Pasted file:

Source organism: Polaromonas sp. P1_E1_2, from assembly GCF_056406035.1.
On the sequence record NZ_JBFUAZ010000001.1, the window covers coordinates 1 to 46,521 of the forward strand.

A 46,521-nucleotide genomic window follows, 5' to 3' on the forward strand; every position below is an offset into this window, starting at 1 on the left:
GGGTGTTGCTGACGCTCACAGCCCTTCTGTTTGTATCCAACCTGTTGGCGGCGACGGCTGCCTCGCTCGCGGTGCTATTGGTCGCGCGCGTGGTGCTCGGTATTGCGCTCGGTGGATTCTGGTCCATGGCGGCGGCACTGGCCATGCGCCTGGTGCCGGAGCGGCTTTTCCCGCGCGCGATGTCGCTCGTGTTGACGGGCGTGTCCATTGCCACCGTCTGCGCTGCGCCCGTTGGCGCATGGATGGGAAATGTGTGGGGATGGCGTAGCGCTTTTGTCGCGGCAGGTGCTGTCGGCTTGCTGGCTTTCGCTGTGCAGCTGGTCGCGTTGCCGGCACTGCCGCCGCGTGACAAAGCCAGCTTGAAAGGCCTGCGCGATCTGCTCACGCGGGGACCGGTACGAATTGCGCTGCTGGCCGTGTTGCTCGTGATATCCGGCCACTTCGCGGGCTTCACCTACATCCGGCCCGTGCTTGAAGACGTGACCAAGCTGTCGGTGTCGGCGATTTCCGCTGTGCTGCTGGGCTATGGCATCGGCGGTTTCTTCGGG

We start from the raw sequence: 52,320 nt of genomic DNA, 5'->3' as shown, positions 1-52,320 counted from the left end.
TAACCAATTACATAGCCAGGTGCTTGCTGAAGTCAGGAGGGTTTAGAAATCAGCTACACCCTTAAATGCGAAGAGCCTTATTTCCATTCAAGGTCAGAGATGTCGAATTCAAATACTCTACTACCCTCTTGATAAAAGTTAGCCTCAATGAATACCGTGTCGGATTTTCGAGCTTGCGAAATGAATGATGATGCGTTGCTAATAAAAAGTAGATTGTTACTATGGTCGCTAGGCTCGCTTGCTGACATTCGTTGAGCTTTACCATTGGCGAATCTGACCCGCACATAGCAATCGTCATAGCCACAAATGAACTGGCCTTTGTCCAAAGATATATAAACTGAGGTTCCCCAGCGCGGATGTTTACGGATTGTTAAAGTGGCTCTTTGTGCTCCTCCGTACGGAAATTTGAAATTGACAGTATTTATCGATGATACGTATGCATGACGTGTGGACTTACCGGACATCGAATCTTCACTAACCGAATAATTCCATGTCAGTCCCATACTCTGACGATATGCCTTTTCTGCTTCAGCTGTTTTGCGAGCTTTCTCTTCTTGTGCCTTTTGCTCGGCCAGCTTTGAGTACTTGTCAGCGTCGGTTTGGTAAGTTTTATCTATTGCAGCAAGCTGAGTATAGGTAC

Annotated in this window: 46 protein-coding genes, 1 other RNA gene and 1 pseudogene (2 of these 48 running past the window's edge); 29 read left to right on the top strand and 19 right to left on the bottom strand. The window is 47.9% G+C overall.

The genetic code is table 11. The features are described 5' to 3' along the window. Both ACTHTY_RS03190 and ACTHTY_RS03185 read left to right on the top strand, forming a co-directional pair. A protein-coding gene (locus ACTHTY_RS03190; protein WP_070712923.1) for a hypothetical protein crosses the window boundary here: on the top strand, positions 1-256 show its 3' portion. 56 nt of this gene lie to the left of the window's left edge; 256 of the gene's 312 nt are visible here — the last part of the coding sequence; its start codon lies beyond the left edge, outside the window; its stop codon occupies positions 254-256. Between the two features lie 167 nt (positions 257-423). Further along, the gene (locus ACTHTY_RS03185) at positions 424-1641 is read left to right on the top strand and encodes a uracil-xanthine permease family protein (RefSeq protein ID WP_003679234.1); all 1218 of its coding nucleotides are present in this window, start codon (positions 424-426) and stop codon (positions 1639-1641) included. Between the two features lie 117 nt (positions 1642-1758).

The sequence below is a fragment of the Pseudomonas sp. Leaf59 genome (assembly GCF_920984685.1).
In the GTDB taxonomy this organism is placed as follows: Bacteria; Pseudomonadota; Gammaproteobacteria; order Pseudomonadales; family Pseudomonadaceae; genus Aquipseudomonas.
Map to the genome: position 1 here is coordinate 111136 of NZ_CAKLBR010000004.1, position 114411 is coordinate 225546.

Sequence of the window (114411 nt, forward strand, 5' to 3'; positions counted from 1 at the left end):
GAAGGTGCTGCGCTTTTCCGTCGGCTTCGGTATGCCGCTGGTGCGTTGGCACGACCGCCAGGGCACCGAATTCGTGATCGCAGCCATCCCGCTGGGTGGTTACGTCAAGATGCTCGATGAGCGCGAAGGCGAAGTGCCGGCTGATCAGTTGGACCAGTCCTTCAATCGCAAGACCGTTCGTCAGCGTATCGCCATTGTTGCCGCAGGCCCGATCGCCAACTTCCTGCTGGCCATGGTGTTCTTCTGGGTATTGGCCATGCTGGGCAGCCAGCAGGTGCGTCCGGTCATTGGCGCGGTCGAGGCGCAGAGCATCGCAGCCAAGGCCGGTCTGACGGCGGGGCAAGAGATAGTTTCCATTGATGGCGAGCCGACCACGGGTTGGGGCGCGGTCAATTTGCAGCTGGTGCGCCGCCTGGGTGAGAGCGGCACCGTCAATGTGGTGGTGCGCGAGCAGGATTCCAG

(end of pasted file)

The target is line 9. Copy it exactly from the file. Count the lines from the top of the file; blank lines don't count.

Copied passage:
The sequence below is a fragment of the Pseudomonas sp. Leaf59 genome (assembly GCF_920984685.1).